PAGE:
There is nothing quite like the Specialty Equipment Market Association-better known as SEMA. Technically speaking, SEMA isn't an event, but an organization that puts on the spectacle for which it is best known. At the beginning of November each year, member companies of SEMA bring their displays, new products, and invited project cars to the Las Vegas Convention Center, then retail buyers and the media descend on the feast for the betterment of the entire hobby.
Becoming the hot rodding industry's most significant car show, however, wasn't the original intention-especially since the general public can't even get in to see it. Nevertheless, it's easy to see why it got that way. When you've got the world's top car builders, the world's most successful aftermarket companies, and a swarm of retail buyers from every continent looking for the next big thing that's going to make them money and make their customers go faster, it breeds a competitive environment. No, that's an understatement. It turbocharges the evolution and growth of the entire industry. Now throw a hungry pack of magazine editors, website bloggers, and cable TV hosts at the thing, and you've got a 150hp shot of nitrous on top of it all.
Simply put, big things happen at SEMA-not sometimes, but every time. Outrageous cars debut and amazing products abound. It's a tinderbox so full of imaginative thinking that you'll swear you're a smarter person for having experienced it. Go out to your garage, open the hood of your hot rod, and take inventory. You'll find that virtually every piece of aftermarket hardware that you see that was made after 1963 had its debut at the SEMA show. And many of those parts came back over and over, being reinvented and improved over the years. Without the SEMA show, that doesn't happen. As you can see, this is no ordinary car show.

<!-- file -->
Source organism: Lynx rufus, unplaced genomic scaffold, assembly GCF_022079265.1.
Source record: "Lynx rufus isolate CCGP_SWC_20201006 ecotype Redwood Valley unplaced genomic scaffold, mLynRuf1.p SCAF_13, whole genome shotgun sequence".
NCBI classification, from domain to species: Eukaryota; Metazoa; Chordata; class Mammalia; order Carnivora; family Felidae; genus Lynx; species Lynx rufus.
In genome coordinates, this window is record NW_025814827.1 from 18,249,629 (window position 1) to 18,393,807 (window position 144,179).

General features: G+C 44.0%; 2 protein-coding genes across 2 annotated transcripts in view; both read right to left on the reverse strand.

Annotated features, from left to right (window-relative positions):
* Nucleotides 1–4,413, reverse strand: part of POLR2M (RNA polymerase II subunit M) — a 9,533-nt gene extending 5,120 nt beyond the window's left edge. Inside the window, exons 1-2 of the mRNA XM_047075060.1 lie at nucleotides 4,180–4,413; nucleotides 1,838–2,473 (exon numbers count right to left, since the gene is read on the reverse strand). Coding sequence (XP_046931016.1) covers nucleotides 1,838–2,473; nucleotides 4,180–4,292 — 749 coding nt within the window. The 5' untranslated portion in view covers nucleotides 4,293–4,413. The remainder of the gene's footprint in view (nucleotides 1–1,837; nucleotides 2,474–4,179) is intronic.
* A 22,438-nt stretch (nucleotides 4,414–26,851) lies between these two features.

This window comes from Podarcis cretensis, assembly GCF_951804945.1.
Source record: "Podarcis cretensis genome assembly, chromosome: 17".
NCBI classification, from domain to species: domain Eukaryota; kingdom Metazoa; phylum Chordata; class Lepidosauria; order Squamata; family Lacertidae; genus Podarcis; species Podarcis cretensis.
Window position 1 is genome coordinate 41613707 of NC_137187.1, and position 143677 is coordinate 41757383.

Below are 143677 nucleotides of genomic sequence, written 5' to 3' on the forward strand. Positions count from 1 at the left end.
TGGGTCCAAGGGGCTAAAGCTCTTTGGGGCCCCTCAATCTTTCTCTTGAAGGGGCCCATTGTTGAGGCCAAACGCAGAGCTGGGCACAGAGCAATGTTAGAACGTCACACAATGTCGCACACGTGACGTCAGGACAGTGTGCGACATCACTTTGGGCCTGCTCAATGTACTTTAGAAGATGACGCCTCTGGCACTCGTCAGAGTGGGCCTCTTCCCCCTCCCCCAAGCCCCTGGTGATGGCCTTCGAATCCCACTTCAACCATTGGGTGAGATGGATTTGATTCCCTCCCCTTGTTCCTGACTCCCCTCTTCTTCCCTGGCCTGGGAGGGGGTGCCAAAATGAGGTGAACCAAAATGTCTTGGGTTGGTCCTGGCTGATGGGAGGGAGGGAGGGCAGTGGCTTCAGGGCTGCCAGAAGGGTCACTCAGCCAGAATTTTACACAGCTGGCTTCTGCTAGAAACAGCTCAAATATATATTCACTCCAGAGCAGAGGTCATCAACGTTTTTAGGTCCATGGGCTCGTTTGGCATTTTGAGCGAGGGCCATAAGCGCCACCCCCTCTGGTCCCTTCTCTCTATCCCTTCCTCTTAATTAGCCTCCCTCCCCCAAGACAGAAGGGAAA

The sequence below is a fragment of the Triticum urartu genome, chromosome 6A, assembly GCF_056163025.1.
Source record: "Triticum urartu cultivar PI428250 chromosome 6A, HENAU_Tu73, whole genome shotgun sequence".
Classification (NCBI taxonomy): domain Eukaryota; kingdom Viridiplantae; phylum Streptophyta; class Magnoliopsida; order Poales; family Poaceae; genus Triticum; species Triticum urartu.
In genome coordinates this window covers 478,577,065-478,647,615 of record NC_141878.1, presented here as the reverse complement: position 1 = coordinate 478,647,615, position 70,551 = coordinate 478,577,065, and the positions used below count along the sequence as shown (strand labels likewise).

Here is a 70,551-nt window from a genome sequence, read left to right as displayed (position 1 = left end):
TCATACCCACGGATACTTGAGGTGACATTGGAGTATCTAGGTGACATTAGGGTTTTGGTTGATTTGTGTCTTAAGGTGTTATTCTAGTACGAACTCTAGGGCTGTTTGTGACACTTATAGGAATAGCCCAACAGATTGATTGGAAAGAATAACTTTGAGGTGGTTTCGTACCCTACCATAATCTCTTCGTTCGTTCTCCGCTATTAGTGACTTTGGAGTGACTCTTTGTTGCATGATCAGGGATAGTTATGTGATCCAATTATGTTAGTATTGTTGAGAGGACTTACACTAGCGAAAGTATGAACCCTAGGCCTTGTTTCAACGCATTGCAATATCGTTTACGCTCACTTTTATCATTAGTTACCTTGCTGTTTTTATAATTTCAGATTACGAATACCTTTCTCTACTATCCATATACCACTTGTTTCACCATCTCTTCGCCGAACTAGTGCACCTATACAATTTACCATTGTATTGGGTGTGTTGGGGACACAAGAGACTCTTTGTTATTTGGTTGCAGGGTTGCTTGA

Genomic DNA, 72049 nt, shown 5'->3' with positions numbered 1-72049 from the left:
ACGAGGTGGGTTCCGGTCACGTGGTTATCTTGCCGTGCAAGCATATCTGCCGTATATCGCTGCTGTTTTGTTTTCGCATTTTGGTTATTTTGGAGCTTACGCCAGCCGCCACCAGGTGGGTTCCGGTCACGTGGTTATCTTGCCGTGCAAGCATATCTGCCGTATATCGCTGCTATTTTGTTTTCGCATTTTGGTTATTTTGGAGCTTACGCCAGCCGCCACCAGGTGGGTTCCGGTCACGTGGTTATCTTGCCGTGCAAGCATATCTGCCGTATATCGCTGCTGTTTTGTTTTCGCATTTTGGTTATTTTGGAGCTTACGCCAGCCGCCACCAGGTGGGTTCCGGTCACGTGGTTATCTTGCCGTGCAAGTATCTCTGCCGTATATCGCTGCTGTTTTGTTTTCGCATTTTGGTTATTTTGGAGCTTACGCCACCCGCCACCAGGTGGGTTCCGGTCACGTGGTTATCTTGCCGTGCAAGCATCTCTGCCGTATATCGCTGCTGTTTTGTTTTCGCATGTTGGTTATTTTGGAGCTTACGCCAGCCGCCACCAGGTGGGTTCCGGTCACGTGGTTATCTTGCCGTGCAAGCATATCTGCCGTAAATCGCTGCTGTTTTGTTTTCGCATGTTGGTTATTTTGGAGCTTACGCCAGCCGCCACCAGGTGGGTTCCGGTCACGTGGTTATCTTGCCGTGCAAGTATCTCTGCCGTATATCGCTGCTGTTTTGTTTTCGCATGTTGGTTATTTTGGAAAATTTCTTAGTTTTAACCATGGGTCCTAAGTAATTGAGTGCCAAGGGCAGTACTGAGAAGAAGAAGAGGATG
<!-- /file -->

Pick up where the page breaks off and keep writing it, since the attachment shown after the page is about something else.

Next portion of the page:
It's a tinderbox so full of imaginative thinking that you'll swear you're a smarter person for having experienced it.
The irony to SEMA's unconventional and wildly successful car show is that only industry insiders are allowed to watch. I think the mystique of SEMA being closed to the general public is actually one of the secrets to its success. People seem to always want what they can't have, and a front-row seat to the SEMA trade show would have to rank as one of the most coveted experiences the average car guy can never have-unless, of course, he's an insider. That's exactly why we worked so hard this issue to bake in all the flavor of the 2012 SEMA show.
Our attack this month is two-pronged. We searched out and documented the coolest new classic iron inside the hall and on the grounds of the SEMA show ("Trendsetting Muscle!," p. 26), and sifted through over 2,200 new products to find those that will best ignite your car-building passion ("SEMA Power Parts," p. 52). And thanks to the folks at SEMA, we even finagled the ultimate cover shoot: breaking loose four of the coolest cars at the show and assembling them in the "Ford Up Front" drift circuit during the height of the exodus mayhem on the last day of the show. We also have lots of extra stuff on the Popular Hot Rodding website, like videos of new products and interviews with the people who made them. There's also a cool photo gallery with hundreds of pics, including our cover shot. (Feel free to make any of them your screen saver.)
There is a saying that you can't reinvent the wheel. And while that's certainly true, you can make it incrementally better, faster, more colorful, and lighter. What's really revealing in the case of the SEMA show is that the wheel has actually reinvented us. Stripped of our hot rods, our speed parts, and our buddies around us to share it all with, we are essentially very different people. And that, my friends, is a testament to what SEMA and the SEMA show are all about!